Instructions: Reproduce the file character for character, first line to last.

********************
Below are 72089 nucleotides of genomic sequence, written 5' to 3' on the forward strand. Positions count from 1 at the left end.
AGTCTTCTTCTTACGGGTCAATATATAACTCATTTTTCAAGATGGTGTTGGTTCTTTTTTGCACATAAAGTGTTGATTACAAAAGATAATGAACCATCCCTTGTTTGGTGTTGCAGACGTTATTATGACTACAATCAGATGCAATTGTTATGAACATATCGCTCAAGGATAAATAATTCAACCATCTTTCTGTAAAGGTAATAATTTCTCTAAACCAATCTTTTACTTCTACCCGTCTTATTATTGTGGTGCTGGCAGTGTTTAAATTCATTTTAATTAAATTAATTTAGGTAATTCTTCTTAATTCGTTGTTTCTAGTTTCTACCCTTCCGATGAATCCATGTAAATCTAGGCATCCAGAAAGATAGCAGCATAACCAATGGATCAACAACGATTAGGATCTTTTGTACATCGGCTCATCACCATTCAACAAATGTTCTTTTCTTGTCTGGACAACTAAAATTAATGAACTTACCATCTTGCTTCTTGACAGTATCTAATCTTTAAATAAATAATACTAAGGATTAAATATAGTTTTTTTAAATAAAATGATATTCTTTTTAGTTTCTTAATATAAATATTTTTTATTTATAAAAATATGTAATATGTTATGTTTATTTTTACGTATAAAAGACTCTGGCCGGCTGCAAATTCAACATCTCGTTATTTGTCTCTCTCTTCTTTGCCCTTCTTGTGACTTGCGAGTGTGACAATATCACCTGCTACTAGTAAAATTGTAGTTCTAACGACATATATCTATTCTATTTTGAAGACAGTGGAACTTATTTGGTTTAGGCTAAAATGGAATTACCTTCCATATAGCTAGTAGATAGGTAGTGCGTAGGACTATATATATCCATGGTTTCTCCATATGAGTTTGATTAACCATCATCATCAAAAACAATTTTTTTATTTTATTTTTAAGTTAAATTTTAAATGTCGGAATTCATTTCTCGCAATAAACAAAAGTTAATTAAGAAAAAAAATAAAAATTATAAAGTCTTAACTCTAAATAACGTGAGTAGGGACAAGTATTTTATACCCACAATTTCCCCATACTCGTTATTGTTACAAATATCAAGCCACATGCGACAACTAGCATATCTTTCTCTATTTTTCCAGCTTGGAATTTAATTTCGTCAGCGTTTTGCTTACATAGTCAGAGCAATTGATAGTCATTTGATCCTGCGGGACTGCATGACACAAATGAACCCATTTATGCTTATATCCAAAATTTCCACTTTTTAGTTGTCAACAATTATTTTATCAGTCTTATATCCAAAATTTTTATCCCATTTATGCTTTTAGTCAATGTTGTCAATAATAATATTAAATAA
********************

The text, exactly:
Below are 72089 nucleotides of genomic sequence, written 5' to 3' on the forward strand. Positions count from 1 at the left end.
AGTCTTCTTCTTACGGGTCAATATATAACTCATTTTTCAAGATGGTGTTGGTTCTTTTTTGCACATAAAGTGTTGATTACAAAAGATAATGAACCATCCCTTGTTTGGTGTTGCAGACGTTATTATGACTACAATCAGATGCAATTGTTATGAACATATCGCTCAAGGATAAATAATTCAACCATCTTTCTGTAAAGGTAATAATTTCTCTAAACCAATCTTTTACTTCTACCCGTCTTATTATTGTGGTGCTGGCAGTGTTTAAATTCATTTTAATTAAATTAATTTAGGTAATTCTTCTTAATTCGTTGTTTCTAGTTTCTACCCTTCCGATGAATCCATGTAAATCTAGGCATCCAGAAAGATAGCAGCATAACCAATGGATCAACAACGATTAGGATCTTTTGTACATCGGCTCATCACCATTCAACAAATGTTCTTTTCTTGTCTGGACAACTAAAATTAATGAACTTACCATCTTGCTTCTTGACAGTATCTAATCTTTAAATAAATAATACTAAGGATTAAATATAGTTTTTTTAAATAAAATGATATTCTTTTTAGTTTCTTAATATAAATATTTTTTATTTATAAAAATATGTAATATGTTATGTTTATTTTTACGTATAAAAGACTCTGGCCGGCTGCAAATTCAACATCTCGTTATTTGTCTCTCTCTTCTTTGCCCTTCTTGTGACTTGCGAGTGTGACAATATCACCTGCTACTAGTAAAATTGTAGTTCTAACGACATATATCTATTCTATTTTGAAGACAGTGGAACTTATTTGGTTTAGGCTAAAATGGAATTACCTTCCATATAGCTAGTAGATAGGTAGTGCGTAGGACTATATATATCCATGGTTTCTCCATATGAGTTTGATTAACCATCATCATCAAAAACAATTTTTTTATTTTATTTTTAAGTTAAATTTTAAATGTCGGAATTCATTTCTCGCAATAAACAAAAGTTAATTAAGAAAAAAAATAAAAATTATAAAGTCTTAACTCTAAATAACGTGAGTAGGGACAAGTATTTTATACCCACAATTTCCCCATACTCGTTATTGTTACAAATATCAAGCCACATGCGACAACTAGCATATCTTTCTCTATTTTTCCAGCTTGGAATTTAATTTCGTCAGCGTTTTGCTTACATAGTCAGAGCAATTGATAGTCATTTGATCCTGCGGGACTGCATGACACAAATGAACCCATTTATGCTTATATCCAAAATTTCCACTTTTTAGTTGTCAACAATTATTTTATCAGTCTTATATCCAAAATTTTTATCCCATTTATGCTTTTAGTCAATGTTGTCAATAATAATATTAAATAA